“I didn’t think Jerry Silberman had the right ring to it. I wanted to be wilder.”

Like many kids of my generation (and I suspect plenty before and since), I first encountered Gene Wilder upon my first viewing of Willy Wonka and the Chocolate Factory. As a child, I thought that movie was an imaginative adventure ride that played into virtually every fantasy I had. As I got older, however, I looked at the man in the center of it and recognized him as more than just an actor. When first released, Wilder’s turn as Willy Wonka not only further cemented his status as one of the biggest movie stars of the era, but it, along with a cavalcade of other memorable film roles, helped to show him as someone destined for the screen for the sole purpose of expressing the magic that was inside of him. Director Ron Frank’s new documentary, Remembering Gene Wilder, does right by the silver screen icon with a tribute that shows an artist whose eclectic career was guided not by strategic motivations, but rather through a creative instinct that remains unmatched. 

Alternating between his personal life and professional breaks, Frank takes a look at the life of Wilder through vintage interviews, classic movie clips, and words from the people who knew him best. Amid all the nostalgia for one of the most indelible actors who ever graced the screen, Remembering Gene Wilder aims to uncover the soul behind this innovative artist.

Remembering Gene Wilder doesn’t waste any time in spotlighting the many facets its subject naturally possessed as an actor, taking great care to show the level of pathos and electricity he brought to every one of his performances. Wilder could indeed be a big, emotionally charged onscreen presence, but the way he imbued his characters with such warmth and explosiveness made him one of the most unique movie stars of his day. The film goes to appropriate lengths to show how much he gave to each part he took on and what he got back in return. With The Producers, Wilder enjoyed creative freedom like he’d never known, allowing him to find his artistic voice as a screen actor that could not be dismissed. Willy Wonka co-star Peter Ostrum describes Wilder as an experimental force who also took the time to mentor the young actor, eventually becoming a father figure to him. Finally, the doc shows how why Wilder’s conception and creation of Young Frankenstein was the single happiest experience of his career, a fact which comes across in the movie, not to mention the equally hilarious bloopers shown here. Elsewhere, Remembering Gene Wilder paints the star as a collaborator like no other, showing his instant brotherhood with Mel Brooks as well as his unique (and culturally significant) shorthand with Richard Pryor.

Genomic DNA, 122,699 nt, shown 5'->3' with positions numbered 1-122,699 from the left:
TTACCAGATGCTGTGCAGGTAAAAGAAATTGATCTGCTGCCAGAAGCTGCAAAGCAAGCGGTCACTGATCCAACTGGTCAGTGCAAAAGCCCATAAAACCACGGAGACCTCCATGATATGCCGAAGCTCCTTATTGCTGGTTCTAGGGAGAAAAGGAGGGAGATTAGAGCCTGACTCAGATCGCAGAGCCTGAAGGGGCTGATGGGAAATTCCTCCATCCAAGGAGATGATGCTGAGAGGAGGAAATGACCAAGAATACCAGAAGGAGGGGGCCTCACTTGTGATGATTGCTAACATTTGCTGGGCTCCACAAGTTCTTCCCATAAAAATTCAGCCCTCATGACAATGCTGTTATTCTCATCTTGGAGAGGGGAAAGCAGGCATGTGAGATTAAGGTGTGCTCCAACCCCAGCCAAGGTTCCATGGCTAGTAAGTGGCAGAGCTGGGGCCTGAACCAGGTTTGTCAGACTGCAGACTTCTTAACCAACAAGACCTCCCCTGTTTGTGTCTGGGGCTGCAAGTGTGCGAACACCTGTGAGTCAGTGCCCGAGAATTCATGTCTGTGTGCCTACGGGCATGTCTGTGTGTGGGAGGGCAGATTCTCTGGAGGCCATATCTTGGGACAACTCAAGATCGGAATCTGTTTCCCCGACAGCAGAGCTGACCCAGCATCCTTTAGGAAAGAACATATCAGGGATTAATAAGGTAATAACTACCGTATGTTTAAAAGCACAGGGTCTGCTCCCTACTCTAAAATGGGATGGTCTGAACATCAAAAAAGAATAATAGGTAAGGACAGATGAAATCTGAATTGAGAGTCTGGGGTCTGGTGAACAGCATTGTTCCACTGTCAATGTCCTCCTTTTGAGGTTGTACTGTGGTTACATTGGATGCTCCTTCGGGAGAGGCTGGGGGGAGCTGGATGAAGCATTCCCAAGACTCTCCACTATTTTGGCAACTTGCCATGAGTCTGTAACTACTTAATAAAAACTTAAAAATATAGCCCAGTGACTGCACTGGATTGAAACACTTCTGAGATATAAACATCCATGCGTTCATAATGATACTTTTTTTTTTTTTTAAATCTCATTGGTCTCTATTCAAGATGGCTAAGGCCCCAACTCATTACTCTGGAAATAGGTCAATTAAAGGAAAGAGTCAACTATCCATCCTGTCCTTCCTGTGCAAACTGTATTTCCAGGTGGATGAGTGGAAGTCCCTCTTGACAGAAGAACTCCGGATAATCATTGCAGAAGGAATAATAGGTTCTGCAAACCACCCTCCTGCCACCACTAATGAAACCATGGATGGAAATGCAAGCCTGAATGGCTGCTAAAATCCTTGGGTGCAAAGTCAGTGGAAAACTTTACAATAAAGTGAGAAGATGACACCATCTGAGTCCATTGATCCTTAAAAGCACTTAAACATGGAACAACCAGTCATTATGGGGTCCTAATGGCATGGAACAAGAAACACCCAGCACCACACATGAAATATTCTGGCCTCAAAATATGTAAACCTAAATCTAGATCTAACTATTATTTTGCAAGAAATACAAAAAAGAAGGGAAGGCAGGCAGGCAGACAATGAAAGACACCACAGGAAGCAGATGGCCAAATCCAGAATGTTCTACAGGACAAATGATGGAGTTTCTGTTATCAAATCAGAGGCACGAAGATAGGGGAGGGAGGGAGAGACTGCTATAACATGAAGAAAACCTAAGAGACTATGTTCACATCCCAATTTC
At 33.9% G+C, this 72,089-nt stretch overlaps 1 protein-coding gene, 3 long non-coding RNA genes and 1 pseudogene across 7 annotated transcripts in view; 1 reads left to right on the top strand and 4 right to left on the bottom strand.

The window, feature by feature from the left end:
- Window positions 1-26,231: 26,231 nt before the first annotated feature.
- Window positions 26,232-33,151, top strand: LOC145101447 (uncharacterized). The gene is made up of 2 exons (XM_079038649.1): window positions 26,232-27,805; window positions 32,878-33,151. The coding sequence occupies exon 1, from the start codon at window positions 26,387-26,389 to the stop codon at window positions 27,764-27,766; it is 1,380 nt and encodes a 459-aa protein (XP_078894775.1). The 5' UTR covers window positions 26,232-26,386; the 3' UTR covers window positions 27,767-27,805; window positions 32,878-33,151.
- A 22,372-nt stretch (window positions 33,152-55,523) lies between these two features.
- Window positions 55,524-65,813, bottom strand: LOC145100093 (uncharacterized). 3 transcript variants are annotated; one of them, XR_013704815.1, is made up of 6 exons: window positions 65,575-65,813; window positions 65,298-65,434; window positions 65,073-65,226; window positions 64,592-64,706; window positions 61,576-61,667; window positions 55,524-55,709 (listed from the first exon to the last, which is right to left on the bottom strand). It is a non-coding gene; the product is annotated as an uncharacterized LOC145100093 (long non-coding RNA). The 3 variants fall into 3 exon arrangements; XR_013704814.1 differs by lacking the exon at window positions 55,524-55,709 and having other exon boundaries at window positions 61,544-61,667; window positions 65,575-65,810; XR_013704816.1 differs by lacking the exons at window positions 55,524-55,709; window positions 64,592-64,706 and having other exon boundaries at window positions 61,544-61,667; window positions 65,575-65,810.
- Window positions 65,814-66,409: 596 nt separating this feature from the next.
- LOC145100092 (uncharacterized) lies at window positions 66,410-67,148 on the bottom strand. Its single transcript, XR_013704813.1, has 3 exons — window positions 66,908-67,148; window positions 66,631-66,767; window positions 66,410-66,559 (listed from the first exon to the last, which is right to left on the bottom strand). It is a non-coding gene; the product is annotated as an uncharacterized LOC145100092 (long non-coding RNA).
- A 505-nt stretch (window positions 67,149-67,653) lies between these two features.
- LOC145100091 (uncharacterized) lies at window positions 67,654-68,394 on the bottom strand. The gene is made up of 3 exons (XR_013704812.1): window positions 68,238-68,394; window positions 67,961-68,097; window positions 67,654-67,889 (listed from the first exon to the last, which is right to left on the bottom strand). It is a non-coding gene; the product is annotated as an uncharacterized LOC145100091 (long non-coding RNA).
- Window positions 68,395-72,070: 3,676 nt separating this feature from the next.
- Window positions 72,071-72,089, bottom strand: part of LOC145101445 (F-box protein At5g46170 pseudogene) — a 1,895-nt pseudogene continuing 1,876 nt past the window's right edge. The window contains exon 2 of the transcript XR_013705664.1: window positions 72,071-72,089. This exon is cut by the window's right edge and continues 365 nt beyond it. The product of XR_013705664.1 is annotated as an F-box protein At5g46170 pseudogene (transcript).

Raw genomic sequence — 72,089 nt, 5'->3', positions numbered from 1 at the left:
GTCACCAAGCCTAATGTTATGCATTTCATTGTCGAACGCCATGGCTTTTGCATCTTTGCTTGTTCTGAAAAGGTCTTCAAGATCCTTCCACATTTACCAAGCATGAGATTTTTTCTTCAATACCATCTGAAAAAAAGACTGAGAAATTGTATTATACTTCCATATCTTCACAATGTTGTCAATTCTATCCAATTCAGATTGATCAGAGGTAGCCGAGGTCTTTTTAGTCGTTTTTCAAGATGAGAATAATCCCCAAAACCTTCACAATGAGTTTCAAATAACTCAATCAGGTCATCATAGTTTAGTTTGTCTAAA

But Remembering Gene Wilder is ultimately about what it was like to actually be Gene Wilder. Amid all the beloved, classic film clips, Frank undergoes a largely successful attempt to dive inside the man behind the many famous characters he brought to the screen. A look at Wilder’s early years traces the origins behind the mix of tenderness and ferocity which comprised the man everyone fell in love with. There’s the heartbreaking story of his mother’s bout with an illness that almost killed her and the doctor’s instructions to the young Wilder to make sure he never upset his mother. Scarring as this was (not to mention a huge burden for a youngster to carry), we see how this crucial moment in the boy’s life was the driving force behind his comedy instincts, with his much-suppressed rage and frustrations coming out in his acting throughout the years. Listening to Wilder describe it, it’s almost as if being on stage saved him from the scariness of the world he’d known as a child, allowing him to feel safe and free to be the kind of person he couldn’t be off of it. The impact of his first wife Gilda Radner on his life and the way he found peace off the screen in his later years paints a picture of him as both a mad scientist of an actor and a vulnerable soul.

From a cinematic standpoint, there isn’t a great deal to write home about here. There’s an overreliance on many of the clips that made Wilder a star, and some of the film insights feel like special features quality. However, Remembering Gene Wilder doesn’t need visual flair when it comes to a subject such as this one. If the film has a single aim, it’s to spotlight the man and the artist as he was. In that vein, Frank has done his job and then some. The narration by Wilder gives a sweet, storybook feel to the film and the testimonials by those who knew him contain true heart. By the time the credits roll, it’s easy to feel we’ve taken Wilder for granted and it becomes even more apparent that there was something about every acting move he made that made him so enlightening. A man full of whimsy and poignancy, Wilder pushed boundaries on the screen by being wonderfully extreme and absurd. But as the film so lovingly shows, Wilder was also a sensitive soul who did what he was meant to do. 

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